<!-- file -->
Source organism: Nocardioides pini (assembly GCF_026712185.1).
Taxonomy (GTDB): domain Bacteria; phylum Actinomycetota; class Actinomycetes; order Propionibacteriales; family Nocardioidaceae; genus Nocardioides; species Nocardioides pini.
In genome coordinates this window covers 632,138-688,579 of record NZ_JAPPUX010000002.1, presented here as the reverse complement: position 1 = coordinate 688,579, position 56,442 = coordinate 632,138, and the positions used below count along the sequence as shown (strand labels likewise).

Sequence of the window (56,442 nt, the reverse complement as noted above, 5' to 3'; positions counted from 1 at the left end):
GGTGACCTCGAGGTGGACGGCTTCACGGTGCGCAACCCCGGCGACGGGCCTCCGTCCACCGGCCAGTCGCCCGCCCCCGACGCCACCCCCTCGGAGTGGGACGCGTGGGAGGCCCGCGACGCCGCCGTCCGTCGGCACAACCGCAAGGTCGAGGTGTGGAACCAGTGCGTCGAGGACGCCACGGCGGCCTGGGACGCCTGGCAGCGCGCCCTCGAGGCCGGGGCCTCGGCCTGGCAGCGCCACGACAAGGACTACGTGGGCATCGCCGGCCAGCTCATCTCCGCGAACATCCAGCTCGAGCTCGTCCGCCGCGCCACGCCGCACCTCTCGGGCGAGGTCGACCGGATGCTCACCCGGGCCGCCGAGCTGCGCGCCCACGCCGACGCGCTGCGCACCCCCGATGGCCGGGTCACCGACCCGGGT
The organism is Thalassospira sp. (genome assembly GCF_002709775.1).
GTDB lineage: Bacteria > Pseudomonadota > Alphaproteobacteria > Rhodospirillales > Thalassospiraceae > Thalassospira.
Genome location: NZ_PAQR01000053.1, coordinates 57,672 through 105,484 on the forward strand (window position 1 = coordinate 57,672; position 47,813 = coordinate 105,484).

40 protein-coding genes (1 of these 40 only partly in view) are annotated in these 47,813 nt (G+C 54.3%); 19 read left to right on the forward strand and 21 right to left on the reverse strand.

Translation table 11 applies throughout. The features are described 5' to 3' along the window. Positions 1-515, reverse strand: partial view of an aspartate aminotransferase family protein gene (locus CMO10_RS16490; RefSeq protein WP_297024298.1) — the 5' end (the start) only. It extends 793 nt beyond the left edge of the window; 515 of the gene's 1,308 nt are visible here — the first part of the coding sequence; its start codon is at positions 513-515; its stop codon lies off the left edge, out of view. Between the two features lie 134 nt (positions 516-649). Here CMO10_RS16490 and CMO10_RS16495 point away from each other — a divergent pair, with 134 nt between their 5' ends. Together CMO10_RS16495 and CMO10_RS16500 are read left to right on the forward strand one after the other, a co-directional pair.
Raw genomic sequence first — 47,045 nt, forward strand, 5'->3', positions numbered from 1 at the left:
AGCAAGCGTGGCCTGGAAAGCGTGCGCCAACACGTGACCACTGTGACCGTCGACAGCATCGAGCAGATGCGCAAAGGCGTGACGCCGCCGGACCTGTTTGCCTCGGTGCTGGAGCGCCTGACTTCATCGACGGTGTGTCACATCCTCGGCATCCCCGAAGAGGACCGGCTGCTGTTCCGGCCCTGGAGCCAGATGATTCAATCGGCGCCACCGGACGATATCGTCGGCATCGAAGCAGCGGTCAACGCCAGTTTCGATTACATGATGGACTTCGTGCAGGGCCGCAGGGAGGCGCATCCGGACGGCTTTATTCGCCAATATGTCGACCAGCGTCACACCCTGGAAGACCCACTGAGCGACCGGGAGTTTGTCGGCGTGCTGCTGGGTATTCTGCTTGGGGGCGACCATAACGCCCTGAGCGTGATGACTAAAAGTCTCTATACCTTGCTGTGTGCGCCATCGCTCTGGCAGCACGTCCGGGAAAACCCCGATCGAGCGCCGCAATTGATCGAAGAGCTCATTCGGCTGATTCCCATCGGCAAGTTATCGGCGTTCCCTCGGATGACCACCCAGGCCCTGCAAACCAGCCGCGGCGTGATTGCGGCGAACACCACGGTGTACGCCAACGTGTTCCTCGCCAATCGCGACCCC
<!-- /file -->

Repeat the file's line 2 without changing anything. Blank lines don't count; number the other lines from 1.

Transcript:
Taxonomy (GTDB): domain Bacteria; phylum Actinomycetota; class Actinomycetes; order Propionibacteriales; family Nocardioidaceae; genus Nocardioides; species Nocardioides pini.